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Looking at studio apartments. Most kitchens would need updating. Is it much cheaper to keep sink and stove in current location?
For example, would need to replace all appliances, new cabinets, new countertops, backsplash, floor tiles. Kitchens have been ranging from 7 x 7 to 7 x 9 and also some 5 x 9.
It is cheaper to keep stove and sink at existing location because moving it to different location requires plumbing work which is moving the drainage and water supply for the sink and moving the gas piping for the stove (unless your stove is electrical).
you can relocate your stove and sink cheaply, as long as you keep them on the same wall. and most buildings wont let you rerout gas or plumbing to a wall different from that where risers/drains are located.
I think a big issue is what people think is cheap and what they think expensive is. Obviously it is cheaper to keep everything in existing locations but if you are moving the stove 24" it might not cost anything extra. It also depends on how expensive the plumber who the gc hires is. Also keep in mind that if you decide to move appliances around your building might then make you hire an architect for drawings, usually when you are keeping the appliances in the same location you do not need to hire one.
If I'm not moving appliances, would I still need board approval and all those permits? Haven't found an apartment yet but all this factors into the price. Do any of you do small jobs? Thanks.
Even to replace appliances, cabinets, etc. in place, your co-op will almost certainly have some type of review & approval process. However avoiding relocations means:
- simpler and faster co-op review (less for them to consider)
- avoid city permits (subcontractors might file minor paperwork with small fees, but until you move walls or relocate plumbing, the city doesn't require plan review, approvals/permits, or inspections)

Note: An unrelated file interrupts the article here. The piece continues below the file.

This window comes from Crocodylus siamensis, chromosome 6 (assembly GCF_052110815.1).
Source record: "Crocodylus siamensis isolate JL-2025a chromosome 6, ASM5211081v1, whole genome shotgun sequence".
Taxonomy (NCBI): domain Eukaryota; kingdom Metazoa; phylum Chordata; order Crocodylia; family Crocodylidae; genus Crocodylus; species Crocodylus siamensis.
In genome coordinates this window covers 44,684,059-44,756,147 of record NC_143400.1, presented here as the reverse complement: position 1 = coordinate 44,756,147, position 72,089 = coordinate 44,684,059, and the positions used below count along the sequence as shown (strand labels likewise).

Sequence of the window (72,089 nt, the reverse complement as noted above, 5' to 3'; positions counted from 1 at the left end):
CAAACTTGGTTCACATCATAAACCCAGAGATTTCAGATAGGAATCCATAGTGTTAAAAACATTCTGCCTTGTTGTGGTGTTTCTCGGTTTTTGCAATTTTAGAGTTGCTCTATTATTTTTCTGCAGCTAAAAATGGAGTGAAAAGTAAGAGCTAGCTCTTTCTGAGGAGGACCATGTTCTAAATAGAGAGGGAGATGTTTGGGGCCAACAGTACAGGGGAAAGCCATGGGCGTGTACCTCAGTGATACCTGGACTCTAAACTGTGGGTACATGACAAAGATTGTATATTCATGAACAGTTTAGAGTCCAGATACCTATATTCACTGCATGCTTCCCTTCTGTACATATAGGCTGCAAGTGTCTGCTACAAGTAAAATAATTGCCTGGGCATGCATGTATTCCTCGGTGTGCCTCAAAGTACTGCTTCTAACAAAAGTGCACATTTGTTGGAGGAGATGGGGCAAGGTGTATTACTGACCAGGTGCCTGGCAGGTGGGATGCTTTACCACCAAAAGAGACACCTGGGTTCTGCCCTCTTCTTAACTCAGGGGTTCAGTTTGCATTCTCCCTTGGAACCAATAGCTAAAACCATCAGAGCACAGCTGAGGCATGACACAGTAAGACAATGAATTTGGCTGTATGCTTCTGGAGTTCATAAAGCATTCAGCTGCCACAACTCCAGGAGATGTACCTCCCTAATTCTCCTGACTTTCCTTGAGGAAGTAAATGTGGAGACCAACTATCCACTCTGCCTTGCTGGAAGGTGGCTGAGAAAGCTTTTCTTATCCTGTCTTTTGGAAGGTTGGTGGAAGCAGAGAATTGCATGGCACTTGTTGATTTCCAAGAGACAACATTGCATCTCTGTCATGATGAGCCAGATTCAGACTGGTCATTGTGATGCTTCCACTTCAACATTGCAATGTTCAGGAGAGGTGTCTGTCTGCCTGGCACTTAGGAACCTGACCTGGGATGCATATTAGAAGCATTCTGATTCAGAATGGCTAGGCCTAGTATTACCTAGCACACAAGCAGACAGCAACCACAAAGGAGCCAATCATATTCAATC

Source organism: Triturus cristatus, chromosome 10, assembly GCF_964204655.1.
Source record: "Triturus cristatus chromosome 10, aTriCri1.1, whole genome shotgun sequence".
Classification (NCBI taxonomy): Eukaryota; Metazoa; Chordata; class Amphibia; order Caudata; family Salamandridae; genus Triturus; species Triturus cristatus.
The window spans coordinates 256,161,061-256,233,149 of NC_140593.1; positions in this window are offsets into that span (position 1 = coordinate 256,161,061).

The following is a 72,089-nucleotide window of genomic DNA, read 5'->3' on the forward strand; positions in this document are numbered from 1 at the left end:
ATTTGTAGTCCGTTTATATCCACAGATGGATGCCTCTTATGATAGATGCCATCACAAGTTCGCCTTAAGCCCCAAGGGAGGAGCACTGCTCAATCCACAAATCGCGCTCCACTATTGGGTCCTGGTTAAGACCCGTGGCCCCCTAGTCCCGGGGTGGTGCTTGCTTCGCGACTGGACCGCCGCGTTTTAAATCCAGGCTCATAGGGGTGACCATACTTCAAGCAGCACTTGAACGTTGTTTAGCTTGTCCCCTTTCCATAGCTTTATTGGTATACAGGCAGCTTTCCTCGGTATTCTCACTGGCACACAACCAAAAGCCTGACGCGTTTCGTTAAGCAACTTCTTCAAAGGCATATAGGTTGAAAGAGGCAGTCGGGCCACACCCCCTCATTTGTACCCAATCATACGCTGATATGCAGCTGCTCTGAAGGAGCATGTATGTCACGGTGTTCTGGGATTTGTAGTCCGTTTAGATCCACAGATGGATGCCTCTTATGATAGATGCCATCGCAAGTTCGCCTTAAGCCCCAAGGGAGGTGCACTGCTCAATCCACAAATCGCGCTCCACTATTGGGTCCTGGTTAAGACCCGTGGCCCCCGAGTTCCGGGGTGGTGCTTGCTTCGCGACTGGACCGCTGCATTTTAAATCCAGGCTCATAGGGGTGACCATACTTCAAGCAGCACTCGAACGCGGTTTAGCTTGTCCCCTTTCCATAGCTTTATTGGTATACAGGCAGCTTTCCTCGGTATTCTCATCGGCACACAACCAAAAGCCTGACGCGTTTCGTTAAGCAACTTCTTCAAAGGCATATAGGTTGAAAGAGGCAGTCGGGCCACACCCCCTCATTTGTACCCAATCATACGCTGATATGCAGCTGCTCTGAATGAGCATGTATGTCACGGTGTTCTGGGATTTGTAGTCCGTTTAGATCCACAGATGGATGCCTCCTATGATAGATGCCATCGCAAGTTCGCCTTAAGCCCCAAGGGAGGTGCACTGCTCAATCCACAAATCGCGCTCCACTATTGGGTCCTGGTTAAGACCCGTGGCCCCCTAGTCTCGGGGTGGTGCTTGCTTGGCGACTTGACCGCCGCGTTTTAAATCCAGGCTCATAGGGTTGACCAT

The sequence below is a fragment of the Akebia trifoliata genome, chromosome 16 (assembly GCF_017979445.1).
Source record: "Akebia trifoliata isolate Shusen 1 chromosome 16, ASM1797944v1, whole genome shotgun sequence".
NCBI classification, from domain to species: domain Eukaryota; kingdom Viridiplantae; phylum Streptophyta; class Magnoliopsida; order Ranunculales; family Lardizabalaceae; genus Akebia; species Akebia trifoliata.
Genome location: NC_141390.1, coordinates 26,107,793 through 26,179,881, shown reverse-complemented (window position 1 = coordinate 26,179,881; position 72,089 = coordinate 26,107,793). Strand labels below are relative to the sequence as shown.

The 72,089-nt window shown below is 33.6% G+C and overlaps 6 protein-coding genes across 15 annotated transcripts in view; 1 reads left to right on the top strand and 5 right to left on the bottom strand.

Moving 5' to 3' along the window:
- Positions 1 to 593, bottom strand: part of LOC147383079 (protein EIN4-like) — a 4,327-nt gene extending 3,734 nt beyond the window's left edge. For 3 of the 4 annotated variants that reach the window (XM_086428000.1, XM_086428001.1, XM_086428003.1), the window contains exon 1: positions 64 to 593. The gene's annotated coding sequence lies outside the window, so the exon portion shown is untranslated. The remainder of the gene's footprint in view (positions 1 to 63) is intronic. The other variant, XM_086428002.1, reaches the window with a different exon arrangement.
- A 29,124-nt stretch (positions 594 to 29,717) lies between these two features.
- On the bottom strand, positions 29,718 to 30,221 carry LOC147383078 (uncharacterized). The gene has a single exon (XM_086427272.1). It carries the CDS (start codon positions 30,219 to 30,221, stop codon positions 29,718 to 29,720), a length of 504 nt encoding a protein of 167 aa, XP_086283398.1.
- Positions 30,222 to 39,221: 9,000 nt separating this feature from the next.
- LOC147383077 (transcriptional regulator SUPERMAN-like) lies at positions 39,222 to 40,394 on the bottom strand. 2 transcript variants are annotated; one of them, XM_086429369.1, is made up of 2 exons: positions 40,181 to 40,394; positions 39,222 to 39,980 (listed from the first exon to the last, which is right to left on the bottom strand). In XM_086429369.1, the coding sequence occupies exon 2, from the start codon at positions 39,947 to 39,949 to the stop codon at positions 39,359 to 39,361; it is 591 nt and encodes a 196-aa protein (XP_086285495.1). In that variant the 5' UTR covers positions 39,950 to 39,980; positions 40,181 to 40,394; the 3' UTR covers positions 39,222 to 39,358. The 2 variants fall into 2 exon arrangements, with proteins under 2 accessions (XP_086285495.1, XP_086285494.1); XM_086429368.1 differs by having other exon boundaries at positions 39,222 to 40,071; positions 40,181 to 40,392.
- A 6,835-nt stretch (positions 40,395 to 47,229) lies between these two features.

- together, the above will tend to eliminate any need for you to hire a licensed architect or engineer to create drawings, and also avoids hiring an expediter to handle the permit paperwork with the city DoB.
If you're calling remodeling the kitchen small job then yes, I'm pretty sure a lot of people here would do it.
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You should not need the permits, board approval yes. Usually they need a scope of work along with your contractors license and insurance as well as the plumber.
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Small correction: most coops do not oppose moving gas lines a bit or even dragging them across the kitchen. Gas line is a very small pipe that easily fits under floor. Moving water supplies and drains is a completely different story.
Seconding uptown_joe's point. When I had the kitchen updated before moving into a new apartment, I was able to do it through the building's "decoration agreement" process instead of the "alteration agreement" because the layout was staying the same. Both agreements require security deposits, proof of insurance and licenses, and so on, but the fees to the management company are much higher for a project under an alteration agreement. I'm sure that, as joe pointed out, the approval process would have taken longer too.
Thank you all. Have kept the contact info given above. Will contact when I find a place.